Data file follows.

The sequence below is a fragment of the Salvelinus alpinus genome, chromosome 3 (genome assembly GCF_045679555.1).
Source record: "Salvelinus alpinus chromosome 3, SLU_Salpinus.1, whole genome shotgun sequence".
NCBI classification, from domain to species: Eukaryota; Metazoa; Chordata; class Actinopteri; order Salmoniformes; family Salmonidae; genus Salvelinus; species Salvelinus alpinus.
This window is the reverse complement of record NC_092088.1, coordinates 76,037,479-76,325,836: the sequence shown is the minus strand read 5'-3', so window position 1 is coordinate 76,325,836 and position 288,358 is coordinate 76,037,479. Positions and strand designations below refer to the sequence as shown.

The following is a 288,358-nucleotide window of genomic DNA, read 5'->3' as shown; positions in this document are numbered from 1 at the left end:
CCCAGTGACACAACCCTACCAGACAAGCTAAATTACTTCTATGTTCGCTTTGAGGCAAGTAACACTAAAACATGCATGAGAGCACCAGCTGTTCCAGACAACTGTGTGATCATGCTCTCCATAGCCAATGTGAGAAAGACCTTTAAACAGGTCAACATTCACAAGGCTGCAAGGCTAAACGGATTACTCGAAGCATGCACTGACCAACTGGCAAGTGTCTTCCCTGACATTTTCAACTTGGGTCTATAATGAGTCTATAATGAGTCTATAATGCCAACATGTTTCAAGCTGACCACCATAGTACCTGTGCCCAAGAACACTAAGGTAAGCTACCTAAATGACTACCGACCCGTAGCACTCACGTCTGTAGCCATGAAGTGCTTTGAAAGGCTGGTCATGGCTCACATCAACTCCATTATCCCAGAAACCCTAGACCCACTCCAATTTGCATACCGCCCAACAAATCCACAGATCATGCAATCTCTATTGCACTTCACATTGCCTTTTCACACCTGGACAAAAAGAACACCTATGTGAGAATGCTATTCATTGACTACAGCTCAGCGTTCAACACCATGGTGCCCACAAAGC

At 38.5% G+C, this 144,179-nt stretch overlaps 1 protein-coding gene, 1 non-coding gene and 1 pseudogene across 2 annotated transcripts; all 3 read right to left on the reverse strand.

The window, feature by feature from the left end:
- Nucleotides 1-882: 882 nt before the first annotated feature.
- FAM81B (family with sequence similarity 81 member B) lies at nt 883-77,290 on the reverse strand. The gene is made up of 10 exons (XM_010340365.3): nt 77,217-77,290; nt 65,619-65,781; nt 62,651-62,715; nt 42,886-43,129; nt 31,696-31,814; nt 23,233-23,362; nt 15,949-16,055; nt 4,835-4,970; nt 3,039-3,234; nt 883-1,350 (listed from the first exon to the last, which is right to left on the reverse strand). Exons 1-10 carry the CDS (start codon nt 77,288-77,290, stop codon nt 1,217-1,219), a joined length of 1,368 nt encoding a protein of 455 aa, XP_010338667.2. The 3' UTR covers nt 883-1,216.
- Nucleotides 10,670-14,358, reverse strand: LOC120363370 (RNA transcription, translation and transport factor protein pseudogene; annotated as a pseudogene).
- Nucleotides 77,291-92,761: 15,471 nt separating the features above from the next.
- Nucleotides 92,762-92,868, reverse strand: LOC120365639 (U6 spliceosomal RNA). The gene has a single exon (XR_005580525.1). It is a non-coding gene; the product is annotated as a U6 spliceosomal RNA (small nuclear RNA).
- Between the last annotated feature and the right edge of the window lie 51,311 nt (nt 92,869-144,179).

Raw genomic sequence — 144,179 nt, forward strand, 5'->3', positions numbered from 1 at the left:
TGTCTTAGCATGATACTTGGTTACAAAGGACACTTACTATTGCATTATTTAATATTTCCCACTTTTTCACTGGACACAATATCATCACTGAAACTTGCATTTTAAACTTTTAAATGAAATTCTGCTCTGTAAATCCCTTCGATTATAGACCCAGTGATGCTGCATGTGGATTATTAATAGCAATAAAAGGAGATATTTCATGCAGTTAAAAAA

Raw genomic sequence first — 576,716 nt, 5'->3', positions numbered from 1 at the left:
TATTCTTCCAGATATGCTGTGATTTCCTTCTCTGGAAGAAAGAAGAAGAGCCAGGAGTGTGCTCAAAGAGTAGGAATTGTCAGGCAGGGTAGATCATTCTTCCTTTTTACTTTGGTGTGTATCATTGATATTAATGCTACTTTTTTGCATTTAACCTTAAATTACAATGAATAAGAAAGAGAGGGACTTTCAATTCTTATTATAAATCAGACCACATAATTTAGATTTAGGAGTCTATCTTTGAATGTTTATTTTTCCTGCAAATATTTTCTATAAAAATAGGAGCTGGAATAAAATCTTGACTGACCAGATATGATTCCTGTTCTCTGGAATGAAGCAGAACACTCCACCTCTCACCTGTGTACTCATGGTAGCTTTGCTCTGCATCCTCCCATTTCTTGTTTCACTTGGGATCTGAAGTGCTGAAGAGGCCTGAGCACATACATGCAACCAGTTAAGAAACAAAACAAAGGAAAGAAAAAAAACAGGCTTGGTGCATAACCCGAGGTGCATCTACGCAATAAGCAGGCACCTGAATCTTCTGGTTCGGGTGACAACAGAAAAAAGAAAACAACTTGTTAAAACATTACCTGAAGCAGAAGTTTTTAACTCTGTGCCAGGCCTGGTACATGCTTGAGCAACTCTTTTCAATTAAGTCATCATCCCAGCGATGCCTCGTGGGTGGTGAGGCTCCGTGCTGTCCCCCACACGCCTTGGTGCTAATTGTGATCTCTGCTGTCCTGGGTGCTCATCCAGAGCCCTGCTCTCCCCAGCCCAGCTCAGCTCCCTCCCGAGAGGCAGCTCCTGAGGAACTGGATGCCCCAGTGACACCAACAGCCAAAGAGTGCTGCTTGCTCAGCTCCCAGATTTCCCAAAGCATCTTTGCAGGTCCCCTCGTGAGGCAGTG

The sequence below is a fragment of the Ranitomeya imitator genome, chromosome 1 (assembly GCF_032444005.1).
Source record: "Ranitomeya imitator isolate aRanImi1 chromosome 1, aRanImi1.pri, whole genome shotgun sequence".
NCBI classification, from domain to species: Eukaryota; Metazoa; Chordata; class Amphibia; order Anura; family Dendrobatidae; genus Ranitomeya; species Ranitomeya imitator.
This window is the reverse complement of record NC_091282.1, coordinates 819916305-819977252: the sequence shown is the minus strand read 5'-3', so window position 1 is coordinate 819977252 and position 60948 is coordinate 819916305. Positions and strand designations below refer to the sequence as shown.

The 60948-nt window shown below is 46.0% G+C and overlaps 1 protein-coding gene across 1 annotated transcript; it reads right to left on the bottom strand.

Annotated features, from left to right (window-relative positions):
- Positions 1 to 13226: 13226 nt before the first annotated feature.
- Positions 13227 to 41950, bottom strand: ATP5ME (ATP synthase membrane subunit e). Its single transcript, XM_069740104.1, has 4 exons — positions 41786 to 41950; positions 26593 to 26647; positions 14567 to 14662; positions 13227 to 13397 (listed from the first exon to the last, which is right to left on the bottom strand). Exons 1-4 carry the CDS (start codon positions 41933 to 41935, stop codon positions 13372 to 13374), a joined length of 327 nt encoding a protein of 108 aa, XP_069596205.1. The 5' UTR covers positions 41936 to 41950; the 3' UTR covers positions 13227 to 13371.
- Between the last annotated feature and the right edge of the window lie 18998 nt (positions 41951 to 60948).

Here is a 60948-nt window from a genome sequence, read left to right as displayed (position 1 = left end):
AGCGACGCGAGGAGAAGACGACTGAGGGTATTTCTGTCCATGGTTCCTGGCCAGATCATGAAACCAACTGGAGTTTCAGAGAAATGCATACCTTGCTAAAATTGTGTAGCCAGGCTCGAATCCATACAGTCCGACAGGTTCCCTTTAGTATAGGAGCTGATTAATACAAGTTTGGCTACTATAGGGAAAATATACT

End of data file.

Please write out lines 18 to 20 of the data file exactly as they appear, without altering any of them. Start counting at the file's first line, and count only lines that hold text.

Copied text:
TATTCTTCCAGATATGCTGTGATTTCCTTCTCTGGAAGAAAGAAGAAGAGCCAGGAGTGTGCTCAAAGAGTAGGAATTGTCAGGCAGGGTAGATCATTCTTCCTTTTTACTTTGGTGTGTATCATTGATATTAATGCTACTTTTTTGCATTTAACCTTAAATTACAATGAATAAGAAAGAGAGGGACTTTCAATTCTTATTATAAATCAGACCACATAATTTAGATTTAGGAGTCTATCTTTGAATGTTTATTTTTCCTGCAAATATTTTCTATAAAAATAGGAGCTGGAATAAAATCTTGACTGACCAGATATGATTCCTGTTCTCTGGAATGAAGCAGAACACTCCACCTCTCACCTGTGTACTCATGGTAGCTTTGCTCTGCATCCTCCCATTTCTTGTTTCACTTGGGATCTGAAGTGCTGAAGAGGCCTGAGCACATACATGCAACCAGTTAAGAAACAAAACAAAGGAAAGAAAAAAAACAGGCTTGGTGCATAACCCGAGGTGCATCTACGCAATAAGCAGGCACCTGAATCTTCTGGTTCGGGTGACAACAGAAAAAAGAAAACAACTTGTTAAAACATTACCTGAAGCAGAAGTTTTTAACTCTGTGCCAGGCCTGGTACATGCTTGAGCAACTCTTTTCAATTAAGTCATCATCCCAGCGATGCCTCGTGGGTGGTGAGGCTCCGTGCTGTCCCCCACACGCCTTGGTGCTAATTGTGATCTCTGCTGTCCTGGGTGCTCATCCAGAGCCCTGCTCTCCCCAGCCCAGCTCAGCTCCCTCCCGAGAGGCAGCTCCTGAGGAACTGGATGCCCCAGTGACACCAACAGCCAAAGAGTGCTGCTTGCTCAGCTCCCAGATTTCCCAAAGCATCTTTGCAGGTCCCCTCGTGAGGCAGTG

The sequence below is a fragment of the Ranitomeya imitator genome, chromosome 1 (assembly GCF_032444005.1).
Source record: "Ranitomeya imitator isolate aRanImi1 chromosome 1, aRanImi1.pri, whole genome shotgun sequence".